Italian Life by Tim Parks

Harvill Secker, £16.99

Review by Malcolm Forbes

For almost 30 years Tim Parks has been charming regular readers, seasoned armchair travellers and ardent Italophiles with a range of nonfiction about his relationship with his adopted land. Italian Neighbours (1992) dealt with his move to a small town near Verona and his attempts to fit in. An Italian Education (1996) revolved around the Italian school system while Italian Ways (2013) presented an insightful portrait of the country through the author’s many train journeys across it.

The title of Parks’ latest work, Italian Life, hints at a rehash of elements from those previous offerings. However, this book is refreshingly different. For one thing, it isn’t a memoir but a novel. Set in a university in Milan, it takes the form of a cautionary tale involving high intrigue, endemic corruption and Machiavellian power play. As the drama unfolds, Parks skilfully shows how the rules and the manoeuvrings within Italian university life mirror those at work in Italian society.

Parks assembles a large cast “so that the Italian comedy, divine or demonic, can be acted out.” At the centre of it are two protagonists – each an outsider – and their separate academic journeys. We meet independent spirit Valeria who leaves home and hearth in Basilicata in the far south to study in the north. Intelligent, focused and determined to succeed, Valeria applies herself and works towards a PhD. But certain professors demand respect, and when exams come around she discovers the hard way that good grades depend as much on how well you have kowtowed.

On the other side of the academic fence there is the James. Despite degrees from Oxford and Yale (his creator attended Cambridge and Harvard), years of experience teaching English to university students and several translated books to his name, James struggles first to secure a career-track position and later to be accepted by his peers. We follow his tortuous progress negotiating hurdles, loopholes and vested interests. Along the way he learns some tough home truths: he is considered riffraff from abroad; his chances of winning a translation prize are nil as he hasn’t been raccomandato – recommended, endorsed. To get anywhere he has to swallow his pride and jettison his principles.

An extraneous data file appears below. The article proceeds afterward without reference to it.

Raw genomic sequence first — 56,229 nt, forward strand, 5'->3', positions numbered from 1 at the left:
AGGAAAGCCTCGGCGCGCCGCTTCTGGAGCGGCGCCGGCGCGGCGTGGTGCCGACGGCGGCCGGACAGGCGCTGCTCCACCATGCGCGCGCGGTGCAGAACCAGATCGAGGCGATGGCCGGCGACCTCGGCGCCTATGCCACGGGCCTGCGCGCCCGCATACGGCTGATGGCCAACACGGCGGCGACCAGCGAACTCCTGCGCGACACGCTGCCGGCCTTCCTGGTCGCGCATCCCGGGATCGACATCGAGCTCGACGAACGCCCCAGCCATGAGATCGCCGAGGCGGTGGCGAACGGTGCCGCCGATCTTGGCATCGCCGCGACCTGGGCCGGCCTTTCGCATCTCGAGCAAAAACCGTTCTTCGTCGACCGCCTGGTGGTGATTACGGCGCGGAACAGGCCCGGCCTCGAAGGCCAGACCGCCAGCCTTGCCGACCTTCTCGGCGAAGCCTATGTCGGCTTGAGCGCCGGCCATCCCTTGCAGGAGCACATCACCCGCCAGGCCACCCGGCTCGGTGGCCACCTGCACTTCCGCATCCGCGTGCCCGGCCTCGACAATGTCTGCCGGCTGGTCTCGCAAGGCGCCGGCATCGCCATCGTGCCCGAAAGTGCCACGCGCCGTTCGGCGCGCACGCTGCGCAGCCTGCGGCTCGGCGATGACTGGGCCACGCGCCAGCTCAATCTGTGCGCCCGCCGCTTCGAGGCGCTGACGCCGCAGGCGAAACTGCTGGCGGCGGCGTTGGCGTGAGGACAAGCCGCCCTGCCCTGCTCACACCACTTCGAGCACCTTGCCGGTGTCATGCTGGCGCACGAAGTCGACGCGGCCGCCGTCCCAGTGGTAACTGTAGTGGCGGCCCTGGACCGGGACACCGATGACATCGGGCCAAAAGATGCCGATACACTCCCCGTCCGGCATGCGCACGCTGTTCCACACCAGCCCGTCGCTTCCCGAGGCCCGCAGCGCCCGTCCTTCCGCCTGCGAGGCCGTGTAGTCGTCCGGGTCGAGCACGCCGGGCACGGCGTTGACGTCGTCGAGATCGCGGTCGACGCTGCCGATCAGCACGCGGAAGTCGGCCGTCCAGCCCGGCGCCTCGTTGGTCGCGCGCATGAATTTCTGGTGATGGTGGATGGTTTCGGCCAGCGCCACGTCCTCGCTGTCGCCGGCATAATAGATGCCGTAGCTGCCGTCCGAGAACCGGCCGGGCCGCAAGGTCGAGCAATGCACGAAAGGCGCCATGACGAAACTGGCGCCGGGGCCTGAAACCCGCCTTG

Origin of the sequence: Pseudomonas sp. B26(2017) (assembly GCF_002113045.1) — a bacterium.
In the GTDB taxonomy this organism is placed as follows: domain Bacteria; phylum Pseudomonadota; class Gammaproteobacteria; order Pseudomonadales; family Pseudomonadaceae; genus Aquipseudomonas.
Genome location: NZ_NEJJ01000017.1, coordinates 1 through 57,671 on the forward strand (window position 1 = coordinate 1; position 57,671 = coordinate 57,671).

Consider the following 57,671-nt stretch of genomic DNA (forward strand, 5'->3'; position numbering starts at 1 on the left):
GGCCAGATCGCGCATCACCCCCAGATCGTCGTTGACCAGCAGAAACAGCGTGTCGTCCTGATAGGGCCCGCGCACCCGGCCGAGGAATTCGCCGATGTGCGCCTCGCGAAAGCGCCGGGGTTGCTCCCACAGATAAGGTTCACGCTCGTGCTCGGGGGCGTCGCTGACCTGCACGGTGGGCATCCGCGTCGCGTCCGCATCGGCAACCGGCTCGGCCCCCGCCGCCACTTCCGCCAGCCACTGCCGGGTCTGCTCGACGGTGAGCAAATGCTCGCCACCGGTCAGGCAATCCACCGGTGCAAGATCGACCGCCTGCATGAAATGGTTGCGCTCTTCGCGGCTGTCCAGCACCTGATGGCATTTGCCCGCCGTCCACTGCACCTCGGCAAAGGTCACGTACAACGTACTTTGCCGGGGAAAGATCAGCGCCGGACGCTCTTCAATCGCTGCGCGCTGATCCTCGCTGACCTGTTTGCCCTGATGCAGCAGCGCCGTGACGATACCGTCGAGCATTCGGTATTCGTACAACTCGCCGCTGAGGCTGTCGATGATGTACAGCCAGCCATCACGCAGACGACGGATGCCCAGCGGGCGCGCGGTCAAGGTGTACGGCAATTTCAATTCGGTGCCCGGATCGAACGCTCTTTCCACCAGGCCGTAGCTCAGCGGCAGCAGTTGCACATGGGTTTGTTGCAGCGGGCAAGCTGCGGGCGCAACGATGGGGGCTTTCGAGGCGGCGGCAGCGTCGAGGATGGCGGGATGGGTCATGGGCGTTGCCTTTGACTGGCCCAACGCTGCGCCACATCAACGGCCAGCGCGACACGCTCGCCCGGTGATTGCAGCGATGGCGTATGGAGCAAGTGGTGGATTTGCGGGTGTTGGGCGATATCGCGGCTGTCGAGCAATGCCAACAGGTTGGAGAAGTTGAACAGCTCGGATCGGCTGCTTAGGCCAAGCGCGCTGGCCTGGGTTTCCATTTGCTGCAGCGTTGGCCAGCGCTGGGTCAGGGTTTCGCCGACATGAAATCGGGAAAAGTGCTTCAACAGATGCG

In time Parks allows his characters’ lives to intersect. “As soon as you finish your degree,” James tells Valeria, “you can forget meritocracy. From then on, it’s who you know.” The pair must dance to the tune of two bigwigs who have “hijacked” the university: bully boy Rector Ottone and his devoted acolyte Professoressa Modesto. James believes it is his moral duty “to oppose them, to depose them.” But what might the consequences be if he incurs their wrath?

This could have been a dry, niche study of academic life. Fortunately it proves illuminating and entertaining. When Parks takes his reader behind the scenes and into a murky world of favouritism and nepotism, back-scratching and back-stabbing, collusion and exclusion, his narrative cranks up a gear and becomes gripping.

As ever, the author shines a light on many tangential topics, from the importance of the Italian family and nightmare of Italian bureaucracy to “the Milanese obsession with the aperitivo.” Excerpts and close readings from Italian literature provide colourful parallels; scattered nuggets of trivia (“60 per cent of Italians never finish the degrees they start”) add sparkle and provoke surprise.

One topic that isn’t touched upon is Covid-19. The book was written before the pandemic ravaged Italy, in particular the Lombardy region where the main events take place. With luck, Parks will tackle this modern tragedy on another occasion. For the moment he examines Italian life not death, and by laying bare hearts and minds he reveals how the nation operates.